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Video artist Elisa Kreisinger warns about the “death of the YouTube mashup”

Anyone who cares about video remix culture — which should include every regular visitor to this site — may want to re-think their use of YouTube in the wake of its decision to formalize its relationship with big media companies. The threat to indie artists whose companies fail to reach an agreement with YouTube has been widely publicized. But an article in The Daily Dot suggests that an entire creative subculture based around YouTube may be in danger as well. If a big media company objects to a mashup, Brooklyn-based video artist Elisa Kreisinger discovered that YouTube now seems quite willing to completely ignore the Fair Use provision of U.S. copyright law and similar, international legal allowances for parody and remixing.

It took 24 hours to create my mashup, but 10 months to get to the bottom of why it was blocked. And even after I discovered why it was blocked, I still could not get it back up. If large content companies have the power to usurp the rule of law for their own purposes and make anything disappear, why bother making mashups?

YouTube was the birthplace of the mashup. And because it is the largest video site on the Internet, it’s important that cultural critiques like remixes and mashups be here for public consumption. But now mine, and so any others that drew from Universal’s library, remain disabled.

YouTube describes itself as “a forum for people to connect, inform, and inspire others across the globe.” But a forum that gives big members extra powers to silence everyone else will never be as vibrant as it should be. To be the forum it aspires to be—that it should be—YouTube needs to stop cutting special deals with big rightsholders like Universal Music Group and start encouraging creativity again. That’s true even if creativity makes Universal Music Group uncomfortable. If YouTube doesn’t get rid of special deals, they threaten to kill the very originality that made the site great in the first place.

Read the full article at The Daily Dot. And remember: videos posted at Vimeo or Dailymotion, for example, can go viral just as easily. Technologically speaking, there’s nothing special about YouTube, and I don’t think it needs to be nearly as dominant as it has become. There are other video-hosting sites that are much more committed to freedom of expression.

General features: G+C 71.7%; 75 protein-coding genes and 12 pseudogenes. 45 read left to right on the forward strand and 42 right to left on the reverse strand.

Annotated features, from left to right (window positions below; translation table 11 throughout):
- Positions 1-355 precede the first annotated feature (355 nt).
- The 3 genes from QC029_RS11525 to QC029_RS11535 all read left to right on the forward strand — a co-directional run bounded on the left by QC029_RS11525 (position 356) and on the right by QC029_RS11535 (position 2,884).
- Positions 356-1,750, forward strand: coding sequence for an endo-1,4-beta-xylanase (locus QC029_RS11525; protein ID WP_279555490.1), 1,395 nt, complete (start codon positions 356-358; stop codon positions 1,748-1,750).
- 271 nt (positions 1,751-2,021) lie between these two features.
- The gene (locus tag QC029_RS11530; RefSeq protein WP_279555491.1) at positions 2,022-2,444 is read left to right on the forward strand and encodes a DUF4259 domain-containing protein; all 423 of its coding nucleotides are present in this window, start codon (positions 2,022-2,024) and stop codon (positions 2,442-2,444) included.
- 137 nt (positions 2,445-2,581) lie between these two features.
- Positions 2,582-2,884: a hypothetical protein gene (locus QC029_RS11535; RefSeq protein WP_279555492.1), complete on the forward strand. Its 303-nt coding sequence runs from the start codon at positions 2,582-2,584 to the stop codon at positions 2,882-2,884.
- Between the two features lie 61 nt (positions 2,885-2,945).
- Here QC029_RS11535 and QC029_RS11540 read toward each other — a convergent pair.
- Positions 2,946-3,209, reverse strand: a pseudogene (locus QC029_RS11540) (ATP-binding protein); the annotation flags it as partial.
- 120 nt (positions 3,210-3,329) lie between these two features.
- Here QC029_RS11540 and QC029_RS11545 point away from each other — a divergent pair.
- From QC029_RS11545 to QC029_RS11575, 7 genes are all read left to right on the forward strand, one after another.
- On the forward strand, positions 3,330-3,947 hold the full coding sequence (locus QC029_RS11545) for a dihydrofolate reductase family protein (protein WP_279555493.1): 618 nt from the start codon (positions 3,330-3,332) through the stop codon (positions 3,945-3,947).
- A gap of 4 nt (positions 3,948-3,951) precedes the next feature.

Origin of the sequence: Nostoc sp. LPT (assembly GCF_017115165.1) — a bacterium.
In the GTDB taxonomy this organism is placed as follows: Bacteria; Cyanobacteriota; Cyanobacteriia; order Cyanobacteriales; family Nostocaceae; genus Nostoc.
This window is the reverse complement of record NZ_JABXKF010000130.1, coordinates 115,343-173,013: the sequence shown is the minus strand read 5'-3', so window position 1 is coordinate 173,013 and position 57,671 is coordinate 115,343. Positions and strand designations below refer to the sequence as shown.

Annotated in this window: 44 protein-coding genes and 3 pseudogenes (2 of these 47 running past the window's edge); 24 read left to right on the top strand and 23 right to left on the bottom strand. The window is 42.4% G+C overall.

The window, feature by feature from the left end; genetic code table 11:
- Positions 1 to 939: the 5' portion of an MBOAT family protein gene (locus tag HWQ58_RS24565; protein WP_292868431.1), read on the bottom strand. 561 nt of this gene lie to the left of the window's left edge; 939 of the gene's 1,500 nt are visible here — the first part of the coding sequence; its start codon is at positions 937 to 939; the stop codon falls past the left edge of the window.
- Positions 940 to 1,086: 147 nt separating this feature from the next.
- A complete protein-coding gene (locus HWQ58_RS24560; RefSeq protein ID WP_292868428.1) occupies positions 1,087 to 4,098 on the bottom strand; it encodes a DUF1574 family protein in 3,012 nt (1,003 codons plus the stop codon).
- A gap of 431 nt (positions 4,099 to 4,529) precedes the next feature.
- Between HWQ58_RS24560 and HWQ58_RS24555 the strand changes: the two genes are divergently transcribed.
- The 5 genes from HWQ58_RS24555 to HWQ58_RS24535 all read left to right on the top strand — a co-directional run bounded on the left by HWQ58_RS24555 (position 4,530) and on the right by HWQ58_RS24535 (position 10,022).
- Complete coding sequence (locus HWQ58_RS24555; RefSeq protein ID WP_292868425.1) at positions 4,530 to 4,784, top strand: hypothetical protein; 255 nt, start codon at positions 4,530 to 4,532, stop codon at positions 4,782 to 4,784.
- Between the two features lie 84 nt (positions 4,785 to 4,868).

Disney owns patent for “video poetry” generator

Last week I received a rather surprising email from videopoetry pioneer Tom Konyves: “I thought you might enjoy this.” The link leads to a Google Patents record, “System and method for video poetry using text based related media, US 20110239099 A1.” Filed in March 2010 and published in September of the following year, the patent describes a semi-automatic, algorithmically guided method for creating videopoems, with an eye to generating viral content and commercial tie-ins. Here’s the abstract:

There is provided a system and method for creating video poetry using text based related media. There is provided a method for creating a video poetry media, the method comprising receiving an ordered list of text phrases selected from a defined plurality of text phrases, presenting a plurality of video clips, wherein each of the plurality of video clips is associated with one or more of the ordered list of text phrases, receiving an ordered list of video clips selected from the plurality of video clips, and generating the video poetry media using the ordered list of video clips. In this manner, the barrier of entry for creating video poetry media is reduced, encouraging increased user participation and the creation of the “viral” effect by sharing video poetry online. Positive publicity for associated brands and media properties and additional channels for commercial promotions are thereby provided.